"And ye, beneath life's crushing load, 
Whose forms are bending low,
Who toil along the climbing way
With painful steps and slow,
Look now! for glad and golden hours
Come swiftly on the wing:
O rest beside the weary road, 
And hear the angels sing." 
(3rd verse of It Came Upon the Midnight Clear)

I'm including a video of a song by Aspire Chamber Choir that I loved this month. (If reading by email you may need to click over to the website for the video.) You can also enjoy Aspire's entire Christmas concert.

Wednesday, December 1, 2021

Sisters' December Reading Challenge

We are nearly to the end of the year. Charity and I have loved doing this reading challenge and both feel like our reading life has grown in 2021. 

This post contains affiliate links.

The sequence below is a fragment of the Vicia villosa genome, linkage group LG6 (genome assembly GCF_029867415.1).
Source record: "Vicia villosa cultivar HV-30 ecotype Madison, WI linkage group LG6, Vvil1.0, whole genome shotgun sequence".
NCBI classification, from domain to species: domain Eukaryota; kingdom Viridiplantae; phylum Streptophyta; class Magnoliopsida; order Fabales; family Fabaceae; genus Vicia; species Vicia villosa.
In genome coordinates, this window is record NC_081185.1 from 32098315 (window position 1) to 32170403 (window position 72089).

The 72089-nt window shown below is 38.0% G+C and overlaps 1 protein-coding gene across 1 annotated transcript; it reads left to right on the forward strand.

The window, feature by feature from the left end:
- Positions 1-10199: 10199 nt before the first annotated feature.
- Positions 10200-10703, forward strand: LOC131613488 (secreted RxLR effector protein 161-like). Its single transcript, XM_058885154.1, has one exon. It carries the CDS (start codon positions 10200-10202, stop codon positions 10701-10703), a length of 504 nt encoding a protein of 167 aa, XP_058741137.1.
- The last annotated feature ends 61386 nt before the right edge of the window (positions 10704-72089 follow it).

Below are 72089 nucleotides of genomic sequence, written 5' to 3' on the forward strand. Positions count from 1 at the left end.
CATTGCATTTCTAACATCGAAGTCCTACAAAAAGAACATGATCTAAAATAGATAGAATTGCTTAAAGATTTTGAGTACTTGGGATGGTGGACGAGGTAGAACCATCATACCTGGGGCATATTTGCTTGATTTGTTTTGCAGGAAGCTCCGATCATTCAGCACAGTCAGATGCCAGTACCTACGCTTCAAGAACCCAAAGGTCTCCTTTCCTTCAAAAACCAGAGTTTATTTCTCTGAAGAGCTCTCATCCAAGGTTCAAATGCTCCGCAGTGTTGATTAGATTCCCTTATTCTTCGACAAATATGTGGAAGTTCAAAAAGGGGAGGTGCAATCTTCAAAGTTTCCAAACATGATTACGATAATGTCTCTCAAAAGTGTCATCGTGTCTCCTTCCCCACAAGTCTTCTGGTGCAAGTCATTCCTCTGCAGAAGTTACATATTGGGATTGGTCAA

December Reading Challenge

1. Read a Christmas book.

I love the coziness of a good Christmas story. There are also Advent books available.

For example: 

Shepherds Abiding by Jan Karon

The Best Christmas Pageant Ever by Barbara Robinson

Skipping Christmas by John Grisham

I wrote several posts about Christmas books, including adult books and children's chapter books.

2. Read a book on doctrine/spiritual growth/self-help.

Do you have an area in your life that you'd like to improve in the coming year? Here is a chance to learn more about a specific topic.

For example: 

12 Ways Your Phone Is Changing You by Tony Reinke

Atomic Habits by James Clear

The Gospel Comes with a House Key by Rosaria Butterfield

3. Reread a favorite book.

Sometimes I feel like there are so many unread books that I can't let myself reread books. But I also know that on the second read, I often get more from the book than the first time. Here is an excuse to reread a favorite book - either for fun or for learning.

4. Write a list of favorite books you read this year and share your list with a friend.

5. Read a book while listening to Christmas music.